TWILIGHT (Paramount)  T'wilight collects a classy collection of actors in a story that could have been much better. With the talents of Paul Newman. Gene Hackman. Susan Sarandon. Stockard Channing. and James Garner' on screen and writer/director Robert Benton (Nobody's Foo!) off. this film noir should be dynamite Instead. it is a retread of every nard-boiled detective cliche imaginable with a particular emphasis on the Raymond Chandler school of philosophical hard knocks. Newman plays an ex-private eye named Harry Ross who. like Chandler's Philip Marlowe. has his own shaky moral code: help your friends and do what you think is just. the law be damned. Like Marlowe. Ross is betrayed. beaten up. and abused by those closest to him. but unlike Chandler. the mystery and its resolution is boring and predictable. All that sustains the tepid tale is the evocative photography the moody Elmer Bernstein score. and the seasoned actors who are all in their own twilight years. Newman's .sad-eved performance gives the movie a particular poignancy. but not enough to make you forget The Big Sleep or even Newman's own Harper.


WAITING FOR GUFFMAN This Is Spinal Tap was an irreveren t mock documentary about a terrible British rock 'n' roll band. Now one of the participants of that 1984 cult epic, Christopher Guest, has directed his own mockumentary. A cruelly amusing look at a group of no-talents putting on a talent show in the fictional town of Blaine, Missouri, Waiting for Guffman is viciously funny. Guest has an eye for the absurd and has peopled his saga with a cast of grotesques that would have made Fellini proud: a cross-eyed dentist named Dr. Pearl (Eugene Levy), prone to bad Johnny Carson impressions; an egomaniacal travel agent-actor (Fred Willard) and his wife (Catherine O'Hara); a Dairy Queen counter girl who sings like a screeching cat (Parker Posey); a monosyllabic auto mechanic (Matt Keeslar), and, a retired taxidermist (Lewis Arquette). The movie concerns the preparation, staging, and aftermath of "Red, White, and Blaine," a musical revue commemorating 150 years of the town, known as "The Stool Capital of the World." Directed and choreographed by transplanted "artiste" Corky St. Clair (Guest), "Red, White, and Blaine" is a tribute to kitsch, the banal, and the kind of terrible show achingly typical of small towns and high schools, in which no one has a clue as to how bad it is. The subject is an easy target-Letterman-style smug humor-but it is done with great skill in the casting, writing (by Guest and Levy), and performances (many of which apparently involved some improvisation). There are gems in the dialogue ("He's trying to get me to change my instincts," says one of the performers in an earnest moment, "or at least ignore them"), lyrics ("Hock your jewels/Use the money for stools"), and ideas (one character markets My Dinner With Andre action figures and Remains Of The Day lunch boxes). Waiting For Guffman is a vicious ode to an American phenomenon: performers with a dream who 'f{ave no idea how bad they really are.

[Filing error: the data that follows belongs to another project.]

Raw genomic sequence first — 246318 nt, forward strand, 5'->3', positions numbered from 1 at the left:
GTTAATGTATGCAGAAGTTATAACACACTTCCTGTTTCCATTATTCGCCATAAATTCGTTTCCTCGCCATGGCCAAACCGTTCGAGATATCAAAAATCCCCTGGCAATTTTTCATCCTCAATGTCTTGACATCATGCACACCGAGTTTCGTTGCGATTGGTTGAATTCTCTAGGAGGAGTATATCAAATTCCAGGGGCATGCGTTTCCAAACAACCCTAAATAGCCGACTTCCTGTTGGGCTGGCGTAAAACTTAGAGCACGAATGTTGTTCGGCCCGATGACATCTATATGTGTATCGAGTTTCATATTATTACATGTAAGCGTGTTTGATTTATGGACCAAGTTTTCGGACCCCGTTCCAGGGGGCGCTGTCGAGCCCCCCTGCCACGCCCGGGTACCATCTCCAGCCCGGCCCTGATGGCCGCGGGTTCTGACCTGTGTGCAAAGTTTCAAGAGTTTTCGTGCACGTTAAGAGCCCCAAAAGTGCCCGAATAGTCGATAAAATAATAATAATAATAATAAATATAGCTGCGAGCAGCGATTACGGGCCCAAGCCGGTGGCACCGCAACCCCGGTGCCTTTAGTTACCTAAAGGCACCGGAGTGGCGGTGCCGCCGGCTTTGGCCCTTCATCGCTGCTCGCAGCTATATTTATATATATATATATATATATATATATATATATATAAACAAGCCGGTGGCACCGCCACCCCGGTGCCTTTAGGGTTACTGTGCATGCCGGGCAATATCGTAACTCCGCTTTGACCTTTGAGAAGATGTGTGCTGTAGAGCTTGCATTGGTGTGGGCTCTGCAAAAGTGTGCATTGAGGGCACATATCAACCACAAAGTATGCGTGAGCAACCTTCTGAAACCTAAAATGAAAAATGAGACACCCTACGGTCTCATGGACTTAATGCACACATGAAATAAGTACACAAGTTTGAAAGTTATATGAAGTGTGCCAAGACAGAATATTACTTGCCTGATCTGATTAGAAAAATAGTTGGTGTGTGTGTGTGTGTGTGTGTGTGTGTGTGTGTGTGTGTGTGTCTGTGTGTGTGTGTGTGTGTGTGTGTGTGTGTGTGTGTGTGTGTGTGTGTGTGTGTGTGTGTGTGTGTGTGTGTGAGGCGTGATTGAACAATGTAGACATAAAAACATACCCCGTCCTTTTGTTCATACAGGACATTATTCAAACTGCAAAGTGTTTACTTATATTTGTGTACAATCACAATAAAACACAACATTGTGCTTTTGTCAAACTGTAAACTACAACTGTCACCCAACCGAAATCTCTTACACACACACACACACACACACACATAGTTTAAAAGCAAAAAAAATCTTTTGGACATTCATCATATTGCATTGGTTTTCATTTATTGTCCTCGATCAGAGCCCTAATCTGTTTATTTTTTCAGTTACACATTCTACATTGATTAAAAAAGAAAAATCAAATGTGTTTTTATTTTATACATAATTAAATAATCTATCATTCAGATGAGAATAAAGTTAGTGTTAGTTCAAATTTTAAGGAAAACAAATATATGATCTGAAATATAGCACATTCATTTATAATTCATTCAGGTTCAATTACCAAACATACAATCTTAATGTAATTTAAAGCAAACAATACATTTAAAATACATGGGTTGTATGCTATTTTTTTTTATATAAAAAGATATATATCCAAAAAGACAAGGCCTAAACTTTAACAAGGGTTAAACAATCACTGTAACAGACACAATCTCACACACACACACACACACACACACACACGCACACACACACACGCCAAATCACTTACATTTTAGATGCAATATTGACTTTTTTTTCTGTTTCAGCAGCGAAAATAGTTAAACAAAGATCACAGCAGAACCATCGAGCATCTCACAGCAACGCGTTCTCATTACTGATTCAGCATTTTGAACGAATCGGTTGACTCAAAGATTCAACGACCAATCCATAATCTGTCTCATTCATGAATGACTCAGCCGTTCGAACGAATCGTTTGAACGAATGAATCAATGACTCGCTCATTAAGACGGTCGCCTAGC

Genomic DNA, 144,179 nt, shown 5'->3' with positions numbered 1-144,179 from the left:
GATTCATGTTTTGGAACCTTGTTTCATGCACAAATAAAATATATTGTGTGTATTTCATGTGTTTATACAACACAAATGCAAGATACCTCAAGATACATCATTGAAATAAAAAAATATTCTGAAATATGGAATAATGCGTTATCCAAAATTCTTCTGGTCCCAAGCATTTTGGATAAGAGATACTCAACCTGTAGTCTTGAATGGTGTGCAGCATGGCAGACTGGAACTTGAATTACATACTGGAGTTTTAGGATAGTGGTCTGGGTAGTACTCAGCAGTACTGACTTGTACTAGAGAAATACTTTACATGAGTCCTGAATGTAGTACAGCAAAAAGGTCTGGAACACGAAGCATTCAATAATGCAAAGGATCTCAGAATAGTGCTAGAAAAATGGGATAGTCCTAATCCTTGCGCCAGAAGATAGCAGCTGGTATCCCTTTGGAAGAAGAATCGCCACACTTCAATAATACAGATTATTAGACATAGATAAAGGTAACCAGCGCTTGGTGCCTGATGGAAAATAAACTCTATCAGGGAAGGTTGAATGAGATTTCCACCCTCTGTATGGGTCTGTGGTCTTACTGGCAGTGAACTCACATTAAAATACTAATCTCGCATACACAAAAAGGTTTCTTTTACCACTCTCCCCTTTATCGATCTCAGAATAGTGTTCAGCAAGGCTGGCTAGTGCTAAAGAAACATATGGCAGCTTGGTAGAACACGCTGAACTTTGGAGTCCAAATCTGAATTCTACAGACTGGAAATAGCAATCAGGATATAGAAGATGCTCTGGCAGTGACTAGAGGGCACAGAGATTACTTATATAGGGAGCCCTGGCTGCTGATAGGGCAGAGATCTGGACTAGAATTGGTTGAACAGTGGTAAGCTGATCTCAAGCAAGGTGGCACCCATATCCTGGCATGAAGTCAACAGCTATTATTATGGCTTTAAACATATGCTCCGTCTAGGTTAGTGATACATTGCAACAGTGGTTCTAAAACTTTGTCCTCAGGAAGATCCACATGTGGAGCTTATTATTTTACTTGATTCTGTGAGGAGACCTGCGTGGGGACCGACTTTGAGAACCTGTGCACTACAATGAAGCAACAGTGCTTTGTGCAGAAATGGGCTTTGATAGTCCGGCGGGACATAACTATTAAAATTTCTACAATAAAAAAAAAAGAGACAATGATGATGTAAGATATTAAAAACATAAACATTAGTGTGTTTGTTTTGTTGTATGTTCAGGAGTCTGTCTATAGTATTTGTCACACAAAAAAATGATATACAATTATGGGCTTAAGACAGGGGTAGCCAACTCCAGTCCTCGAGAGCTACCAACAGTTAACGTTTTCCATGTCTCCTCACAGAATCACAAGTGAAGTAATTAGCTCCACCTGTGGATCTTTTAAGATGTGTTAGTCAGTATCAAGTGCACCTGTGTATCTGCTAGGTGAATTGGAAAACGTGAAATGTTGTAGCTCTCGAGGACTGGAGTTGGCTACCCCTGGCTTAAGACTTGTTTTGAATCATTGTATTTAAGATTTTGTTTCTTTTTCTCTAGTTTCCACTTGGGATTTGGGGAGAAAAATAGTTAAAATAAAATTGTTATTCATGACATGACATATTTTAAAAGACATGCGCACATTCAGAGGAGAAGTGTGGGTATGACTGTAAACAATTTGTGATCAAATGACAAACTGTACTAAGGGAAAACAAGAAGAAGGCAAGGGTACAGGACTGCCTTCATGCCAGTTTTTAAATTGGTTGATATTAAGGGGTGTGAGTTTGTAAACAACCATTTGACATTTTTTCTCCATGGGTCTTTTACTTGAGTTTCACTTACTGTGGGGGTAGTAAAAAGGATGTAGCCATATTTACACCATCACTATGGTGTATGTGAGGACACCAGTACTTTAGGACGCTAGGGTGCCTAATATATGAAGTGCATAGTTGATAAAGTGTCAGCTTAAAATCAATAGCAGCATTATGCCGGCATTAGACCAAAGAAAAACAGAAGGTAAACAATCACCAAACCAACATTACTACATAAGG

WHEN WE WERE KINGS After 22 years in limbo, director Leon Gast's When We Were Kings is here and is well worth the wait. In 1974, Gast was part of an entourage that took off for Zaire to witness a monumental moment in boxing history: the attempt by 32-year-old I Muhammad Ali to regain his World Champion title from 24-year-old Joe Foreman. The odds were against Ali, but using bravado, skill, and a wily strategy, he scored an incredible upset-aiJ recorded on film. When We Were Kings is more than just a boxing documentary: it is the story of Ali, part-braggart, part-humanitarian, and all-hero. Using archival footage from the early '60s, the movie traces Ali's ;rse to fame as Cassius Clay, his conversion to the Muslim religion, his loss of his boxing title because of his refusal to serve in the military, and his comeback as a fighter in the early '70s. The meat of the story, however, is the fight in Zaire. During a six-week delay caused by an injury to Foreman during training, Ali and Gast's crew became intimate as the boxer offered opinions, jokes, poems, and political analyses-all rare for a sports figure, and certainly for a black one (Foreman's laconic remarks, also captured on film, are more typical). Gast intercuts the story with recent interview footage (shot by Taylor Hackford) of Norman Mailer, George Plympton (who were both there), and Spike Lee, among others, who otter perspective on the fight. All of it is as illuminating as it is fascinating. The film also includes songs from a concert that took place in honor of the event, with sweltering numbers by James Brown and B.B. King, and recent songs shot specifically for the movie by The Fugees, Brian McKnight and Diana King, and Zelma Davis. When We Were Kings may not give boxing a good name among those who hate it, but it will certainly remind everyone that Ali was one of the most original personalities of his generation. Maybe not a king, but certainly a hero.